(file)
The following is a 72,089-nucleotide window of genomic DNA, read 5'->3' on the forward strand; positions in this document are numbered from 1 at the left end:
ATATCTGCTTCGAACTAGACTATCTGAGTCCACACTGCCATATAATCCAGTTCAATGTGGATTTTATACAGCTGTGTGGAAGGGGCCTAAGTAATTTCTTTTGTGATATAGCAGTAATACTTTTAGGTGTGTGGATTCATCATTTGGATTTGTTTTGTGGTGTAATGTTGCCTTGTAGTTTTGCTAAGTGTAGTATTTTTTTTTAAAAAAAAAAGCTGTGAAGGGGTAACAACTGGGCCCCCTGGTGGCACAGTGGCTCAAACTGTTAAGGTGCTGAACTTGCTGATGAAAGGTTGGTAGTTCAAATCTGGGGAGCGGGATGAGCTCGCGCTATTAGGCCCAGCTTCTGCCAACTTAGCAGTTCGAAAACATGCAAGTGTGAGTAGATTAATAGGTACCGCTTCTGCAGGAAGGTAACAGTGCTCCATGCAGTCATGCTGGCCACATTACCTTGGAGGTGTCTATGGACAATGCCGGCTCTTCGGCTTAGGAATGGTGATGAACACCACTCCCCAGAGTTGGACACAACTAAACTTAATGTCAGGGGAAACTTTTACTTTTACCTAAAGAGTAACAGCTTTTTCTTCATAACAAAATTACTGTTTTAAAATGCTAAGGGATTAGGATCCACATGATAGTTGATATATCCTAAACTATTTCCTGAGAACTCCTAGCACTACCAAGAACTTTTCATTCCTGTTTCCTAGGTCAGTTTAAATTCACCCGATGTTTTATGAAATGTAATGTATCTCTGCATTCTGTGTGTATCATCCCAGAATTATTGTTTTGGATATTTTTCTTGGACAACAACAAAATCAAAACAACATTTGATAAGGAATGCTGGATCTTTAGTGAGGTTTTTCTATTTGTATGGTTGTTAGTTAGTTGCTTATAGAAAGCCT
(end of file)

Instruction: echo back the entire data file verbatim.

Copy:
The following is a 72,089-nucleotide window of genomic DNA, read 5'->3' on the forward strand; positions in this document are numbered from 1 at the left end:
ATATCTGCTTCGAACTAGACTATCTGAGTCCACACTGCCATATAATCCAGTTCAATGTGGATTTTATACAGCTGTGTGGAAGGGGCCTAAGTAATTTCTTTTGTGATATAGCAGTAATACTTTTAGGTGTGTGGATTCATCATTTGGATTTGTTTTGTGGTGTAATGTTGCCTTGTAGTTTTGCTAAGTGTAGTATTTTTTTTTAAAAAAAAAAGCTGTGAAGGGGTAACAACTGGGCCCCCTGGTGGCACAGTGGCTCAAACTGTTAAGGTGCTGAACTTGCTGATGAAAGGTTGGTAGTTCAAATCTGGGGAGCGGGATGAGCTCGCGCTATTAGGCCCAGCTTCTGCCAACTTAGCAGTTCGAAAACATGCAAGTGTGAGTAGATTAATAGGTACCGCTTCTGCAGGAAGGTAACAGTGCTCCATGCAGTCATGCTGGCCACATTACCTTGGAGGTGTCTATGGACAATGCCGGCTCTTCGGCTTAGGAATGGTGATGAACACCACTCCCCAGAGTTGGACACAACTAAACTTAATGTCAGGGGAAACTTTTACTTTTACCTAAAGAGTAACAGCTTTTTCTTCATAACAAAATTACTGTTTTAAAATGCTAAGGGATTAGGATCCACATGATAGTTGATATATCCTAAACTATTTCCTGAGAACTCCTAGCACTACCAAGAACTTTTCATTCCTGTTTCCTAGGTCAGTTTAAATTCACCCGATGTTTTATGAAATGTAATGTATCTCTGCATTCTGTGTGTATCATCCCAGAATTATTGTTTTGGATATTTTTCTTGGACAACAACAAAATCAAAACAACATTTGATAAGGAATGCTGGATCTTTAGTGAGGTTTTTCTATTTGTATGGTTGTTAGTTAGTTGCTTATAGAAAGCCT